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Ruble Weakens to One-Month Low on Oil Drop, Global Economy

The ruble weakened to its lowest level in more than a month against the dollar as oil prices slid and speculation the global economic recovery is faltering deterred investors from emerging markets.

Russia’s currency depreciated as much as 0.6 percent to 30.8125 per dollar, its weakest intraday level since July 13, and was down 0.5 percent at 30.7824 as of 12:53 p.m. in Moscow. Government debt fell, pushing the yield on 5 percent dollar bonds due 2020 up 6 basis points to 4.53 percent.

Crude, Russia’s biggest export earner, declined for a fifth day, losing as much as 1.3 percent to $72.15 a barrel in New York on concern U.S. oil inventories rose last week as the economy slowed. The dollar gained against the euro and most emerging-market currencies before a report that analysts expect will show U.S. home sales fell in July, adding to concern the world’s largest economy is slowing.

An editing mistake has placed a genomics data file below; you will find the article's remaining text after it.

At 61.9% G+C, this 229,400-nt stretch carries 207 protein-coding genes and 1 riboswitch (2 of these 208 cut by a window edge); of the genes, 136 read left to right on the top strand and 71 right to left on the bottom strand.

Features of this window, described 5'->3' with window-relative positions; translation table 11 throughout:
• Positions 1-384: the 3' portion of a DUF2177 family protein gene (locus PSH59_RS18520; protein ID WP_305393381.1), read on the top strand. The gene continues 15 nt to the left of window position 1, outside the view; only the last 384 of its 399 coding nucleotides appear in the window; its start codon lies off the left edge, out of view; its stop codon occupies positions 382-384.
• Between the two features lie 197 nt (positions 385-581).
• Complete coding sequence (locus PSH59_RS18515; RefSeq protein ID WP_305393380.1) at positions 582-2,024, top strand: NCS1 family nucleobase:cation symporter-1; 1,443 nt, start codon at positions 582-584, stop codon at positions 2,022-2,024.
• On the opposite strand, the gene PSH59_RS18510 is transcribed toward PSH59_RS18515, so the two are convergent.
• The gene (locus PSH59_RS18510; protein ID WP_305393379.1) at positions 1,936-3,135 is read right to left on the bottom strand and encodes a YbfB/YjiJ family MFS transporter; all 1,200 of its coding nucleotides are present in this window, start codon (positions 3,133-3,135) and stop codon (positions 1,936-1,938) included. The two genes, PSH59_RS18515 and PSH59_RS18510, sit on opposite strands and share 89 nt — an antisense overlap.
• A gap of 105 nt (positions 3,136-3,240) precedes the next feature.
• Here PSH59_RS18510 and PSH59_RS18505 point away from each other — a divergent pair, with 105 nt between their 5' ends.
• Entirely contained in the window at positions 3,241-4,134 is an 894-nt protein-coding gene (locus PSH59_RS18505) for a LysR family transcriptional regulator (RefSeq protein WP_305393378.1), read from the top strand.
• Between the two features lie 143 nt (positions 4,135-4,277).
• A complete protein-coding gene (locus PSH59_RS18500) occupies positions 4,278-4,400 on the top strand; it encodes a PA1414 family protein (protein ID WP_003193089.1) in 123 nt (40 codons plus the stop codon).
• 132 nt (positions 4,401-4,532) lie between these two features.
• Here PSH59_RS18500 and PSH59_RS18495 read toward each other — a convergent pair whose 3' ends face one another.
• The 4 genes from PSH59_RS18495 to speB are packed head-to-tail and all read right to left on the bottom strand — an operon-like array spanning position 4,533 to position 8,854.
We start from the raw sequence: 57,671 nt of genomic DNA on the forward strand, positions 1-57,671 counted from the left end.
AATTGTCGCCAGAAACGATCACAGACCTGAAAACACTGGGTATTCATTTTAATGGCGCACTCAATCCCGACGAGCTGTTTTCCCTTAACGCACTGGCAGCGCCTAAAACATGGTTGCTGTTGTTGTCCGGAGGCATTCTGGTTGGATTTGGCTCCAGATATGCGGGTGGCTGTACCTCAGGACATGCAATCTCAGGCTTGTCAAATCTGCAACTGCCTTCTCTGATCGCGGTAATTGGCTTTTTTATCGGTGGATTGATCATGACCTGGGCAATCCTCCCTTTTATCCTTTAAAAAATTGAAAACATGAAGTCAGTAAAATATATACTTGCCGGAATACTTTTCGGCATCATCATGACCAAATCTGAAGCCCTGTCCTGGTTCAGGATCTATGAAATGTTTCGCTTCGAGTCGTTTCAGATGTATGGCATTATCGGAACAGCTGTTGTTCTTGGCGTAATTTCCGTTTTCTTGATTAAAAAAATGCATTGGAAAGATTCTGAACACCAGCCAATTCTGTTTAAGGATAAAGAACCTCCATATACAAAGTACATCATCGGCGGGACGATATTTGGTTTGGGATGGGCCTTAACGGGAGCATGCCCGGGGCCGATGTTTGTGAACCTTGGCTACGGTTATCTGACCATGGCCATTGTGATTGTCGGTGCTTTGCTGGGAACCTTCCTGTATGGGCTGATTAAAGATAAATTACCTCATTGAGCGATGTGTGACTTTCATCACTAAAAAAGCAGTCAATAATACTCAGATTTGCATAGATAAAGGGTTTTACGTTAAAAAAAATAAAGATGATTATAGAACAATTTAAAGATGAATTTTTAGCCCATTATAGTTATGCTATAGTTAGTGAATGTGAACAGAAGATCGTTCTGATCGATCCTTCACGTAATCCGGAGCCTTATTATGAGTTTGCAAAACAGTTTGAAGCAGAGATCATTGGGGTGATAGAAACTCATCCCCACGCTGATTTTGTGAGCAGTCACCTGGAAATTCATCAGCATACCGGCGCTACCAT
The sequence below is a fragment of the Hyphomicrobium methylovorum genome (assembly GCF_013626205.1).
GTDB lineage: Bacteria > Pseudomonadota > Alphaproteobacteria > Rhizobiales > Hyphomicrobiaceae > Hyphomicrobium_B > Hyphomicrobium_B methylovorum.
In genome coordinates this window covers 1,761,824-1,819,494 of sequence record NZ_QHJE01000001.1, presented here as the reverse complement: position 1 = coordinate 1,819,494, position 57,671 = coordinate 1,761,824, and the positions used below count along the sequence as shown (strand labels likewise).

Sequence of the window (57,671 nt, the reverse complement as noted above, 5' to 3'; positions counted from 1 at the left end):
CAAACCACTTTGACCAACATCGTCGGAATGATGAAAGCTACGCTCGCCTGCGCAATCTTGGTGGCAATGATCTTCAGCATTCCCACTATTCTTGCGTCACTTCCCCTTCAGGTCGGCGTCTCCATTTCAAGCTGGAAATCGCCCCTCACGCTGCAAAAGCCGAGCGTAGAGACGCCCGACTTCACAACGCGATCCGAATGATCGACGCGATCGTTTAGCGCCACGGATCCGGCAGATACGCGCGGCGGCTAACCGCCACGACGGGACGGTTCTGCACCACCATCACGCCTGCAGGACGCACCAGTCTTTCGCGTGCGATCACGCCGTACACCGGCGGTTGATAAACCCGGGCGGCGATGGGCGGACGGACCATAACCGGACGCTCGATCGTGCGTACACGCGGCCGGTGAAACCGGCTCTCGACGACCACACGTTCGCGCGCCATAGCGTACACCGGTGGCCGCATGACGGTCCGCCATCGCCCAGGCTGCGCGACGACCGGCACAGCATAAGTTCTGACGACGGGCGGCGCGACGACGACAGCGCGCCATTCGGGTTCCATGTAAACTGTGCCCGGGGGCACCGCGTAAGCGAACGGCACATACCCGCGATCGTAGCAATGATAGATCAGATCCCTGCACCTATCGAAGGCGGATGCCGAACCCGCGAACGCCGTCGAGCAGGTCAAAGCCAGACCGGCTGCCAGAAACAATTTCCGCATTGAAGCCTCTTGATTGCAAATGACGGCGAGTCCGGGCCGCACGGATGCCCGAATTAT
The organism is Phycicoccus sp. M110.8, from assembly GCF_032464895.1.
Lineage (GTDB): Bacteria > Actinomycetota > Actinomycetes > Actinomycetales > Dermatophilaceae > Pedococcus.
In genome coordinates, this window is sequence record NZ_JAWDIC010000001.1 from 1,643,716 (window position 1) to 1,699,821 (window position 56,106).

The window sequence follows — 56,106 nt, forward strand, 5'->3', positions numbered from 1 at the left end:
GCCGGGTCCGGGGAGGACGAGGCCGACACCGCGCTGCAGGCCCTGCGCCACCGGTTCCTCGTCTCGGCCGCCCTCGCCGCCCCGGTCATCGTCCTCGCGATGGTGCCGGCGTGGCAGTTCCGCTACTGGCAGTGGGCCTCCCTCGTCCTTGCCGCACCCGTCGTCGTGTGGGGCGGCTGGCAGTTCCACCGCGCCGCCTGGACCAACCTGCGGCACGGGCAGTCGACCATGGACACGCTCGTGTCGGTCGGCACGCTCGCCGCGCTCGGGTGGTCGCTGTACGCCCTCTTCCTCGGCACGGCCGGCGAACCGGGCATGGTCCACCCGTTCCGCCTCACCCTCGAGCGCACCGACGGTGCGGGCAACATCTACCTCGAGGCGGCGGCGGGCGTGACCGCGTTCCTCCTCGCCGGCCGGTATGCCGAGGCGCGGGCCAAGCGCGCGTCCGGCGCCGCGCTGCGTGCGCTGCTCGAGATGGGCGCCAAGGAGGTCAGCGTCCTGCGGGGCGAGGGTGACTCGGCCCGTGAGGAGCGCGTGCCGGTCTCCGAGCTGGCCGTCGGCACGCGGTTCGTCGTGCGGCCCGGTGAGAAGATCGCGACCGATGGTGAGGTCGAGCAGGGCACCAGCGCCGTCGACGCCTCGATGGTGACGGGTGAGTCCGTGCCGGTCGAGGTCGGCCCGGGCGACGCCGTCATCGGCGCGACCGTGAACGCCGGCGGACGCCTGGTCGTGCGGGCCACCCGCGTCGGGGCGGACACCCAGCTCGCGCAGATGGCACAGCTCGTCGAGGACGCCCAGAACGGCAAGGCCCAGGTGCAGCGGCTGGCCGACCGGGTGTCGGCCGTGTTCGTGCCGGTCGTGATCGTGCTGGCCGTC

“Oil prices are going down and risk aversion is on the rise,” said Gaelle Blanchard, an emerging-market analyst at Societe Generale SA in London. “It’s part of a more general move on emerging-market currencies.”

The ruble has lost 1.7 percent against the dollar so far this year. The currency was little changed at 38.8750 per euro, leaving it 0.2 percent weaker at 34.4302 versus the basket Russia’s central bank uses to manage the ruble.

Year-End Strength

Investors increased bets that the ruble will weaken for a fifth straight day, with non-deliverable forwards showing the currency at 31.0275 per dollar in three months, the weakest since July 9. The contracts, known as NDFs, are a way of gauging market expectations of a currency’s movements as they allow companies to hedge against possible fluctuations in an exchange rate and foreign investors to speculate on currencies in countries that limit their participation in the markets.

Today’s weakness is not part of a long-term trend for the ruble, said Societe Generale’s Blanchard, who predicts the currency will strengthen to 33.50 versus the basket by year-end.

France’s second-largest bank is not anticipating another U.S. recession this year and thus is “still bullish” on the ruble, Blanchard said.

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